Following John McCain’s death on Saturday at the age of 81, the senator was praised by figures from both political parties, and even one of the men who kept him captive in a Vietnamese prison for five and a half years. Meanwhile, President Trump issued a two-line tweet expressing his sympathies to the McCain family. Then he spent Sunday at his golf course in Virginia, and said nothing aside from two tweets attacking the media and falsely declaring that he has a 52 percent approval rating.
The comment was restrained as Trump tweets go, yet fell far short of the statements the White House typically releases when a prominent politician dies, regardless of their party. The Washington Post reported on Sunday night that White House aides had actually drafted a statement praising McCain’s service to the country, but Trump told them not to release it, saying he’d tweet something instead:
Press secretary Sarah Huckabee Sanders, Chief of Staff John F. Kelly and other White House aides advocated for an official statement that gave the decorated Vietnam War POW plaudits for his military and Senate service and called him a “hero,” according to current and former White House aides, who spoke on the condition of anonymity to discuss sensitive internal deliberations. The original statement was drafted before McCain died Saturday, and Sanders and others edited a final version this weekend that was ready for the president, the aides said.
Many Trump administration officials publicly praised McCain, but it did not go unnoticed that the president offered no kind words about the senator, and memorialized him on Instagram with a photo of himself:
Mark Corallo, a former spokesman for Trump’s legal team, seemed appalled by Trump’s behavior.
“It’s atrocious,” he told the Post . “At a time like this, you would expect more of an American president when you’re talking about the passing of a true American hero.”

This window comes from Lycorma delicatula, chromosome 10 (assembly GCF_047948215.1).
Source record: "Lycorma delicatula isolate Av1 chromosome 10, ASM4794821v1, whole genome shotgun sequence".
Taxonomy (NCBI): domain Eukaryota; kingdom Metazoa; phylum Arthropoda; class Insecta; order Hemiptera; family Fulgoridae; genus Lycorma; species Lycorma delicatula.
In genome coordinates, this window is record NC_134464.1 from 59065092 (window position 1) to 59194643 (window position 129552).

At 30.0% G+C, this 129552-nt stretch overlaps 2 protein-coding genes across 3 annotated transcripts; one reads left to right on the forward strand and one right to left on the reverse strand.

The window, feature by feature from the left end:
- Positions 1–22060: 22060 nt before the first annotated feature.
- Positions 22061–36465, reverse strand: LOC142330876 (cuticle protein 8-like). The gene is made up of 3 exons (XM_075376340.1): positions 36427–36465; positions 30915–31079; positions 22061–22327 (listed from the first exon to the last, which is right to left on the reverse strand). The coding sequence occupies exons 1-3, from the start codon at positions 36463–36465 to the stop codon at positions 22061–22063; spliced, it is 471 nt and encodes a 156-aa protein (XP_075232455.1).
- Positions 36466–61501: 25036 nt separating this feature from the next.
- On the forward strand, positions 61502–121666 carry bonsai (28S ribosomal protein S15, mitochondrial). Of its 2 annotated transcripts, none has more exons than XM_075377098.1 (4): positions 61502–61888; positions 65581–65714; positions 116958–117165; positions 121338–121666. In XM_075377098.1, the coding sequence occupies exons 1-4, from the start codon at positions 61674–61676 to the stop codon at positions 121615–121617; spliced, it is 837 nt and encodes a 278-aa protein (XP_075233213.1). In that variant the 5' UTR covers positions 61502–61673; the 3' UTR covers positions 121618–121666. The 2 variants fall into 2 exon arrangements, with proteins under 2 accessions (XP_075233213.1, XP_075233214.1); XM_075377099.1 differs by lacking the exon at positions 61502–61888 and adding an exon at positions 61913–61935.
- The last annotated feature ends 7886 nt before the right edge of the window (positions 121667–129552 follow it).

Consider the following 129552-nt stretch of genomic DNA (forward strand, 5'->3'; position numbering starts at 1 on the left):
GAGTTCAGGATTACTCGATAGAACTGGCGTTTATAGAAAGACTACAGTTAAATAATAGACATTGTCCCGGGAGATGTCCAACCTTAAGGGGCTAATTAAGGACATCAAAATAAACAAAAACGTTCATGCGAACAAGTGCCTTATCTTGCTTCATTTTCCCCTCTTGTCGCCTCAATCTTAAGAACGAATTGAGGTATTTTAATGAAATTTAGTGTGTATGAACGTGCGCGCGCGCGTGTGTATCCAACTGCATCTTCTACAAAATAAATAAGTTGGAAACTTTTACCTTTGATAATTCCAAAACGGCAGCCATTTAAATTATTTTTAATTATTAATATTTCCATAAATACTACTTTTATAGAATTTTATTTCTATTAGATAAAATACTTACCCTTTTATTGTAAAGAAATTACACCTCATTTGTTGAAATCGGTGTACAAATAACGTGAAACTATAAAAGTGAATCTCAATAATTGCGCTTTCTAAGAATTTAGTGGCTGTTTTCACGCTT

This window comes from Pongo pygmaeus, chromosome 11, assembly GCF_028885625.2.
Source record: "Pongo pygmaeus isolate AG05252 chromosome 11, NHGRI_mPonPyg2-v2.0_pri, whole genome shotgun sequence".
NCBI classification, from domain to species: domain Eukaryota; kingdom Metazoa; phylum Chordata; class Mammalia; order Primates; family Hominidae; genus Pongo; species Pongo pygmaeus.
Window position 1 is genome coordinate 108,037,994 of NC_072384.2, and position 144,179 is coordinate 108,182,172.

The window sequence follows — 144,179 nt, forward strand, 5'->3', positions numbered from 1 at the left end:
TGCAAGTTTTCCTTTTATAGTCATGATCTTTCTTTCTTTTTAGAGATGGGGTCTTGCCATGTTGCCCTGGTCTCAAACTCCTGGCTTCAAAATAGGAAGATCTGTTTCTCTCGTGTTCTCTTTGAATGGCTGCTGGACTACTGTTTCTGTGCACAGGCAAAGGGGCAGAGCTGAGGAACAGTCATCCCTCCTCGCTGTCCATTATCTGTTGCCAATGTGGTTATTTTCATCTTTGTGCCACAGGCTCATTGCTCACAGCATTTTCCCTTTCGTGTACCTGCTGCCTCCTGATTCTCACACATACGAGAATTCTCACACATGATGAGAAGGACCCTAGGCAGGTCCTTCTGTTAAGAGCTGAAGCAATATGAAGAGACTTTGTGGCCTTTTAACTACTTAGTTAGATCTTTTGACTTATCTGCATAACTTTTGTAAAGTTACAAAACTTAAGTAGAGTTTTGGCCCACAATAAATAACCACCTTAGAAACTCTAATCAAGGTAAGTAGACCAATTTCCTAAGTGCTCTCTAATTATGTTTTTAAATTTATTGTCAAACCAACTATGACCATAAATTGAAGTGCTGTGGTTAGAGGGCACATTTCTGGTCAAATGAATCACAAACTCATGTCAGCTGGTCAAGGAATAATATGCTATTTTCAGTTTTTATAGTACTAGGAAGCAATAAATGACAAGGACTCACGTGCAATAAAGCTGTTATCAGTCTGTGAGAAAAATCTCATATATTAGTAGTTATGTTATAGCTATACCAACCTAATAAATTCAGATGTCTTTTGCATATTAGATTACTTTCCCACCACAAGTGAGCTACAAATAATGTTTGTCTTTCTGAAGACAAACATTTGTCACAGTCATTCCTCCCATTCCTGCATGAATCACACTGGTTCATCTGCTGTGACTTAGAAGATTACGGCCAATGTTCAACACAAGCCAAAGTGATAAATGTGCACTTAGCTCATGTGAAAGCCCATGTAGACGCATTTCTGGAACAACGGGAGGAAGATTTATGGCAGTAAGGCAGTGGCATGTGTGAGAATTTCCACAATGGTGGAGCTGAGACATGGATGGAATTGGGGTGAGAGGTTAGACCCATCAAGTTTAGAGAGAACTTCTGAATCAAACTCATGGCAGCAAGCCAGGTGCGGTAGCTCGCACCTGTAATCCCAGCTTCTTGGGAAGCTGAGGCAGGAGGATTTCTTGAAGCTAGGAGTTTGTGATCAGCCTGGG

But of course, Trump’s reaction isn’t very surprising. Early in his campaign he declared McCain wasn’t really a war hero, saying, “I like people who weren’t captured.”
Though former Vice President Dan Quayle tells The Wall Street Journal that McCain and Trump once enjoyed a pleasant dinner at the White House, McCain reaffirmed his place among Trump’s enemies when he voted to stop his effort to destroy Obamacare in July 2017. Trump would mockingly act out McCain’s thumbs-down gesture at his rallies, and continued making petty jabs at the senator even as he battled brain cancer. Earlier this month Trump did not utter McCain’s name while signing a military spending bill named in his honor, and he said nothing when McCain announced he would stop treatment for his illness.
A number of pro-Trump politicians followed his example. All three GOP candidates in the race to replace Arizona’s other senator, Jeff Flake, have embraced Trump and distanced themselves from McCain. Representative Martha McSally, the front-runner, had avoided mentioning McCain while campaigning, but offered kind words in recent days. However, her opponent Kelli Ward, who frequently criticized McCain for not stepping down after his diagnosis, mused in a Facebook post that his announcement about discontinuing treatment was timed to distract from the kickoff of her statewide bus tour. She later deleted the message and offered condolences, but is still promoting anti-McCain messages on her website. Similarly, after tweeting his well wishes to the McCains, Joe Arpaio lashed out at Cindy McCain for blocking him on Twitter.
Despite the McCain-Trump rift in the GOP, the senator’s memorial service is expected to be the kind of bipartisan moment that’s become rare in the last 18 months — and the president is likely to be left out. White House aides said it’s unclear if Trump will go to Capitol Hill, where McCain will lie in state on Friday, to pay his respects. As for the funeral, McCain deprived Trump of another opportunity to snub him, letting it be known in recent months that he doesn’t want him there.
Living presidents and first ladies usually make a show of unity when a prominent political figure dies, and McCain made it clear he wants that tradition to continue, without Trump. He asked that the two men who defeated him in his quest for the presidency — George W. Bush and Barack Obama — deliver eulogies.
“John McCain, in death,” said historian Jon Meacham, “is performing the unifying function that the incumbent president is congenitally incapable of performing.”